Saturday, December 31, 2011

Making the Most of Your Midnight Toast

Image Credit: Alex Brown.

It’s been a slow news week for science. The days between Christmas and New Year’s Eve can be a wasteland of year-in-review lists and other fluff concocted to facilitate holiday vacations. But all it took was an animated short on the science of sparkling wine from the American Chemical Society to stop my grumbling and get me on board with the lightness of the season. Forget real discoveries and real news and real whatever else. Let’s talk champagne.

What makes Champagne and other sparkling wines special is, of course, their bubbles. These are not only fun to observe, they also release aromas as they reach the liquid’s surface and burst, increasing the whole sensory experience thing. Dissolved carbon dioxide (CO2) gives champagne its sparkle. Higher pressures and lower temperatures allow more CO2 to be dissolved into wine than the liquid could hold in standard conditions. Your chilled bottle of champagne is under a good deal of pressure (thus the signature pop made when the cork is removed). Once uncorked, this pressure drops, and the amount of CO2 that can be crammed into the liquid drops with it. CO2 gas makes a break for it through the surface of the beverage and voila – festive bubbles. The trick to enjoying a glass of sparkling wine is too maximize the spectacle of bubbles without losing the molecule that makes them too quickly. Nobody likes flat Champagne.

Putting the Bubbles in the Bottle
The simplest way to get bubbles into liquid is just to inject CO2 gas, which is how soda is made. But sparkling wines can take advantage of fermentation to form their fizz. Officially, Champagne is only Champagne if it comes from the Champagne region of France. But the “méthode traditionnelle” (aka méthode champenoise, when in France) by which it is made isn’t proprietary information. Spanish Cava for instance (my preferred bubble water) is also made using the Champagne method.

Here’s how it works. All wines are made through fermentation, that process where yeast metabolizes sugar and turns it into ethanol (drinkin’ alcohol) and CO2.* This “primary fermentation” occurs in tanks and CO2 generated is allowed to dissipate into the atmosphere. Champagne and its ilk, however, undergo a second fermentation once already tucked into their bottles.† Some other gunk also accumulates in the process (dead yeast cells and such) and must be ousted before the final corking. To collect and remove the “lees”, the bottles are stored at an angle, cork-side facing downward, and periodically prodded so that the stuff pools near the mouth of the bottle and can be removed with minimal wine loss. These are some of the bells and whistles that can make Champagne pricier than more crudely made sparkling beverages, even before the retail mark-up.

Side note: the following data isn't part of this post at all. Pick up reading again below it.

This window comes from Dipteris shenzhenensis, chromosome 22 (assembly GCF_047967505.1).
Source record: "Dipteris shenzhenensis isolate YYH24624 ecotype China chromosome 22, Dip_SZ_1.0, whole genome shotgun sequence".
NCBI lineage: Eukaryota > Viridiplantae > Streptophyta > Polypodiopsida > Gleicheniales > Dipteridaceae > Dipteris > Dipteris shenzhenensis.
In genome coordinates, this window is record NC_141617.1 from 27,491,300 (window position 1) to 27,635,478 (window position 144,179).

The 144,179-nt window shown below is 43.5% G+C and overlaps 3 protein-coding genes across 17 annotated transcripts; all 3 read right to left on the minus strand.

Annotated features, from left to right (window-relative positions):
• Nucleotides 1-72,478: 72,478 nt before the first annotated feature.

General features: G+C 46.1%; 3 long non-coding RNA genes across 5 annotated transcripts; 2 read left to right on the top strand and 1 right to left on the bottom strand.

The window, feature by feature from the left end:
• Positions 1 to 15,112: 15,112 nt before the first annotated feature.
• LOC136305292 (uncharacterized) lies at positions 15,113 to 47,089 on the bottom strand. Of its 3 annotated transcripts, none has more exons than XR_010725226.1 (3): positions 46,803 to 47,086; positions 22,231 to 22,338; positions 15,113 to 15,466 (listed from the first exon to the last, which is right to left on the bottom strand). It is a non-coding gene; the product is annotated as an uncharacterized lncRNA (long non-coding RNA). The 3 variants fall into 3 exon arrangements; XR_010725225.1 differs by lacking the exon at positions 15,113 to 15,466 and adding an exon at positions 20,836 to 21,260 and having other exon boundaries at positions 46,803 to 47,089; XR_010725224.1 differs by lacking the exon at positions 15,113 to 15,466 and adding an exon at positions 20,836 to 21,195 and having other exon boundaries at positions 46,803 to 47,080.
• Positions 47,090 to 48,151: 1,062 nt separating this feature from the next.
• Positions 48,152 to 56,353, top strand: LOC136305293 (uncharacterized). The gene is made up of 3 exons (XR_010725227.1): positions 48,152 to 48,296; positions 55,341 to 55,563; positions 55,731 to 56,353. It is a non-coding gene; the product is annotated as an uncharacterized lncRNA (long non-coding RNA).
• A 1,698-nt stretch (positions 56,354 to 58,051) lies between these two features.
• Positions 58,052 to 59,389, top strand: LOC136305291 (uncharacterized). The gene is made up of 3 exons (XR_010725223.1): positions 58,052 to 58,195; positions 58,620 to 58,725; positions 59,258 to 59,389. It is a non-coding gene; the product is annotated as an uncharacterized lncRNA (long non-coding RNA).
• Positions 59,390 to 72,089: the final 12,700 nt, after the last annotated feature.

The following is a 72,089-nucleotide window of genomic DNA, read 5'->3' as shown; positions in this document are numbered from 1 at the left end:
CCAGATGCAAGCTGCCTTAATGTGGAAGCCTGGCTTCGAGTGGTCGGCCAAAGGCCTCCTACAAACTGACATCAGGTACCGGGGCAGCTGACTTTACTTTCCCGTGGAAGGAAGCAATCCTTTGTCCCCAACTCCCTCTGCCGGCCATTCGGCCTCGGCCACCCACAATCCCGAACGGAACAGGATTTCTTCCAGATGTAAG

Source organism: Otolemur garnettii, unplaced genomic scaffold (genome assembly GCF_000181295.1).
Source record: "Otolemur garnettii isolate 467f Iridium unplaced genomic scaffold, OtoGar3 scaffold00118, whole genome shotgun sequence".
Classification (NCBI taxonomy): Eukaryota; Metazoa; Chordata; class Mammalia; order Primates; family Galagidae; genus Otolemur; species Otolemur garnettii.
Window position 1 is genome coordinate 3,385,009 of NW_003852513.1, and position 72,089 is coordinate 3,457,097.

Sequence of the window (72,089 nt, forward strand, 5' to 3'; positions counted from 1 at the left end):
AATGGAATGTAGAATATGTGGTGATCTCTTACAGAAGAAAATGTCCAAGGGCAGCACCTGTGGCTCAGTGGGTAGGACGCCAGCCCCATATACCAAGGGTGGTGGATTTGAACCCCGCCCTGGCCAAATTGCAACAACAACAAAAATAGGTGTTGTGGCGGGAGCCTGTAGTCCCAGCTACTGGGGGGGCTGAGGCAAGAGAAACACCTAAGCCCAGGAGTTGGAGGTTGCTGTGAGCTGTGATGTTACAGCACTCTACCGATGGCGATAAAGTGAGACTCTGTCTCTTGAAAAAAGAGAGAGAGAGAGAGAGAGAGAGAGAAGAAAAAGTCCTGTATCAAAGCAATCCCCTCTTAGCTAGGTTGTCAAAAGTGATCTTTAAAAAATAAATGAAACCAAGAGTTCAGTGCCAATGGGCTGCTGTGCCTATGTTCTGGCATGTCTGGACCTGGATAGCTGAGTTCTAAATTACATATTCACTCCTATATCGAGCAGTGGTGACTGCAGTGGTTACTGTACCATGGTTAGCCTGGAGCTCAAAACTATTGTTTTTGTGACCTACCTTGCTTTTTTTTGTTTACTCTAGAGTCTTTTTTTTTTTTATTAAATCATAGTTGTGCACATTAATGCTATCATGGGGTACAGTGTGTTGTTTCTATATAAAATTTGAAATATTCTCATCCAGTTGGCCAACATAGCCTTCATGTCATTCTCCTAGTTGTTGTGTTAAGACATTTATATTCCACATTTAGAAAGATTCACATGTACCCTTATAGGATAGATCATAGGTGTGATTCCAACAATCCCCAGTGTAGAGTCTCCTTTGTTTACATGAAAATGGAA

Ideal Glass Law
In late November I served my father, a wine enthusiast/wine snob, sparkling wine in a juice glass. For this transgression I was rewarded with an early Christmas gift – a set of champagne flutes. The most obvious reason why stemware is the best choice for sparkling wine is that the stem helps keep your sweaty hands off the bowl of the glass. Holding a glass from its stem prevents heat transfer to the liquid (recall that increasing heat speeds up CO2 escape).

But the shape of the glass matters too. The two dominant vessels for sparkling wine serving are the flute (the tall one) and the coupe (think Champagne fountain). Scientists have done a lot of gas measuring to help you choose your glass, and mostly the flute wins. Being taller and narrower, flutes not only keep beverages cooler, they also offer less surface area for CO2 gas to launch. Coupes basically hemorrhage CO2 for the first few minutes after being poured and then calm down, by which time the wine has lost a lot of its fizz. Flutes maintain a steadier movement of bubbles. Flutes are also better designed to showcase the bubbles. The entire vertical column is filled with bubbly movement, whereas coupes have a less effervescent “dead zone” at the portion of the bowl furthest from the center.

Less than half of the CO2 exiting the liquid departs in the form of aesthetically pleasing bubble. Much of it disappears through unceremonious “invisible diffusion” into the air. This too is higher in the coupe, though less so than expected, given that glass’s abundant surface area. This finding can be attributed to the greater bubbling going on in the flute. The bubbles travel further and mix more vigorously, and thus more gas is lost per unit of surface area. But overall, unless you have your heart set on that champagne fountain, you’re better off with the flute.

Right Angles